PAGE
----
When Cheyenne and I got to the pool there was still a bit of blue sky getting rolled over by the big black clouds. Ah winter!
This is winter Keys style, no sunshine for a day and I think these are what the poet calls pewter seas. Pewter they may be but I'm not swimming here until next Spring when they get above eighty degrees again.
Cold fronts dump snow feet deep Up North. By the time they get here we have been living through a few days of hot muggy weather which suddenly reverses itself as the line of black clouds barrel down on us.
When you're in the city of Key West and not paying attention to the winds and the skies and the tides you can easily tell when strong winds and fronts are in the offing.
The fishing boats take refuge off the south side of Key West to get out of the north winds that produce nasty steep waves in the open waters. At night you'll see a string of anchor lights twinkling south of the island between the White Street Pier and the Airport. When the winds die down they roll out of their bunks and go back at it.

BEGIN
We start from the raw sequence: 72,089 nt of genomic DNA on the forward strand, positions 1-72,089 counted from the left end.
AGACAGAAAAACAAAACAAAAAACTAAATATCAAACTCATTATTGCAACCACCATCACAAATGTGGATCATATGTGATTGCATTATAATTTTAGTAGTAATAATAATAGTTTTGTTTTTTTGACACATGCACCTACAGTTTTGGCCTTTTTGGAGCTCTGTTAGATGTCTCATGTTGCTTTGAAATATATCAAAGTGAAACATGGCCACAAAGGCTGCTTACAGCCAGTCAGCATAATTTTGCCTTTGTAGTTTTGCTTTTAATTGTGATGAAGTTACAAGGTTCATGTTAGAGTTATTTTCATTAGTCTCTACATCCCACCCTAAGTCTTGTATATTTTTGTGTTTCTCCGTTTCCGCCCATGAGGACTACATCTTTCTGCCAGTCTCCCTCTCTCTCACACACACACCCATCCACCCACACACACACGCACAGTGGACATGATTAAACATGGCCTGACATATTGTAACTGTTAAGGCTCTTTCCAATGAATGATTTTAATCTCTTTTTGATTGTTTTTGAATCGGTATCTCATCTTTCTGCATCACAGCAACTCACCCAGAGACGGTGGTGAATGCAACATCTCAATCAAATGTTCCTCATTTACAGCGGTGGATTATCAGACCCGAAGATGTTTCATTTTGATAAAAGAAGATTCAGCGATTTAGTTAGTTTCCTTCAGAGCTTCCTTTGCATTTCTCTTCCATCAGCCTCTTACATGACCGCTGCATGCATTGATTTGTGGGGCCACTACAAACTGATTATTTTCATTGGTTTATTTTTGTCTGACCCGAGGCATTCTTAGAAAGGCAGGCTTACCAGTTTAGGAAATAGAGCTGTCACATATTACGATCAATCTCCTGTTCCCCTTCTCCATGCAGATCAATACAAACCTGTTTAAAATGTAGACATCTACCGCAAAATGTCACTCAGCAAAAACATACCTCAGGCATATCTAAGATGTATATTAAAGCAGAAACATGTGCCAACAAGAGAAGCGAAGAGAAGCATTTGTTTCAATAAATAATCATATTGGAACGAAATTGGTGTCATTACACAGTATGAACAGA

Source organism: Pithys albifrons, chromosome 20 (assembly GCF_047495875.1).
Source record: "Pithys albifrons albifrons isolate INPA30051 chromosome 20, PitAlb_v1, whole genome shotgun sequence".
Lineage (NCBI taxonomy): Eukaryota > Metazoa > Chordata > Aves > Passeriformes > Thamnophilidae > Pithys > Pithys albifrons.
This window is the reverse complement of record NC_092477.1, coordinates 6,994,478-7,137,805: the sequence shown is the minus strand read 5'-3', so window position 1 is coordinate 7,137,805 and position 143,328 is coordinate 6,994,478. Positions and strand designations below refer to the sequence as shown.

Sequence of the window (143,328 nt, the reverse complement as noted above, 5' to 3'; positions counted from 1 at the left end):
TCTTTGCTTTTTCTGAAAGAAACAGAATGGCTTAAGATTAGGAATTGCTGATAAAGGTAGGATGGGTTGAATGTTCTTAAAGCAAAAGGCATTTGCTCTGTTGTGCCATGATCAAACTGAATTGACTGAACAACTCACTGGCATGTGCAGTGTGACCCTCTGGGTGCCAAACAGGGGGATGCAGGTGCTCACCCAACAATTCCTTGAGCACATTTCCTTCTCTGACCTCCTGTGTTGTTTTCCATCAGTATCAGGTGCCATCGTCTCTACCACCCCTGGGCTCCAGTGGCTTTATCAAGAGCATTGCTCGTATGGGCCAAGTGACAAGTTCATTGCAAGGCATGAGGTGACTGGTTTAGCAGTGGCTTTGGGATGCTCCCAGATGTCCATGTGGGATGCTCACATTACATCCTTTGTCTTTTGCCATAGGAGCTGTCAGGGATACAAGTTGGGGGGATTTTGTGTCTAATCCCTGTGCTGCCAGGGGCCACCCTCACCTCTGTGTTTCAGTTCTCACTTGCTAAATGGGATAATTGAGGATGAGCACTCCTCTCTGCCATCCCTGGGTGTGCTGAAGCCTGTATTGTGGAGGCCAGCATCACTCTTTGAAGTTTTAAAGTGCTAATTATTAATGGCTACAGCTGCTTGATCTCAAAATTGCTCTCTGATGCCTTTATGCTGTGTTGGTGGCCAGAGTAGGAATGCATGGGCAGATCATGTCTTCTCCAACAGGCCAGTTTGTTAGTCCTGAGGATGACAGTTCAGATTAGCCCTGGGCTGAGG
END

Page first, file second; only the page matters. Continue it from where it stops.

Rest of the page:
This is a backwater base for spongers and fishermen in the creeks and channels among the mangrove islands. I have made it a habit to check out the local commercial fishermen when I travel. Generally they despise amateur gentlemen sailors like me when we meet at sea. They are out there to feed themselves because that is their trade. I'm out there because I'm an arse and doing it for my pleasure. Pros rarely appreciate the amateur effort.
I like to think of the fisherman's life when I'm in warm waters and I see the boats coming and going on their own time being their own bosses. In cold hard waters, I am inclined to feel sorry for them as I never have enjoyed sailing in the cold.